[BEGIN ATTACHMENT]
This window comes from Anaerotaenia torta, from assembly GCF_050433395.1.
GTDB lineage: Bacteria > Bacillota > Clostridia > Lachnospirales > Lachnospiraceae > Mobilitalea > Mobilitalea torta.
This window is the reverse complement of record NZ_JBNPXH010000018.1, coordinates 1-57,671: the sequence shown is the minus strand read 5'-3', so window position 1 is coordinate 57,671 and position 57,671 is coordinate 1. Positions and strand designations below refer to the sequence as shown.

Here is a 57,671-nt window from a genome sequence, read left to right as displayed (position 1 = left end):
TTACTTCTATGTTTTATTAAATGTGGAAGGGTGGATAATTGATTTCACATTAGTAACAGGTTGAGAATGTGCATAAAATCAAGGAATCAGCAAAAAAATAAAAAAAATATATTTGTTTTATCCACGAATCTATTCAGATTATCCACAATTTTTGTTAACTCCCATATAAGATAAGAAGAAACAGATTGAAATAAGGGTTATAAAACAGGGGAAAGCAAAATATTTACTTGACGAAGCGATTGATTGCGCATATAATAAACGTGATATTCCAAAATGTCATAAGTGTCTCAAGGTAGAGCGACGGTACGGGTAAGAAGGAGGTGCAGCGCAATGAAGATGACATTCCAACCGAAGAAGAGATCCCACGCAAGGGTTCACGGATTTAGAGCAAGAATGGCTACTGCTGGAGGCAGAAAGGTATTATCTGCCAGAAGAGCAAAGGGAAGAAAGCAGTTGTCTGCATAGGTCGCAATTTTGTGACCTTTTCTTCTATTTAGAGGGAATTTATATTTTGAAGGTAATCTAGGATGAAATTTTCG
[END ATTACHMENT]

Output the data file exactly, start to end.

This window comes from Anaerotaenia torta, from assembly GCF_050433395.1.
GTDB lineage: Bacteria > Bacillota > Clostridia > Lachnospirales > Lachnospiraceae > Mobilitalea > Mobilitalea torta.
This window is the reverse complement of record NZ_JBNPXH010000018.1, coordinates 1-57,671: the sequence shown is the minus strand read 5'-3', so window position 1 is coordinate 57,671 and position 57,671 is coordinate 1. Positions and strand designations below refer to the sequence as shown.

Here is a 57,671-nt window from a genome sequence, read left to right as displayed (position 1 = left end):
TTACTTCTATGTTTTATTAAATGTGGAAGGGTGGATAATTGATTTCACATTAGTAACAGGTTGAGAATGTGCATAAAATCAAGGAATCAGCAAAAAAATAAAAAAAATATATTTGTTTTATCCACGAATCTATTCAGATTATCCACAATTTTTGTTAACTCCCATATAAGATAAGAAGAAACAGATTGAAATAAGGGTTATAAAACAGGGGAAAGCAAAATATTTACTTGACGAAGCGATTGATTGCGCATATAATAAACGTGATATTCCAAAATGTCATAAGTGTCTCAAGGTAGAGCGACGGTACGGGTAAGAAGGAGGTGCAGCGCAATGAAGATGACATTCCAACCGAAGAAGAGATCCCACGCAAGGGTTCACGGATTTAGAGCAAGAATGGCTACTGCTGGAGGCAGAAAGGTATTATCTGCCAGAAGAGCAAAGGGAAGAAAGCAGTTGTCTGCATAGGTCGCAATTTTGTGACCTTTTCTTCTATTTAGAGGGAATTTATATTTTGAAGGTAATCTAGGATGAAATTTTCG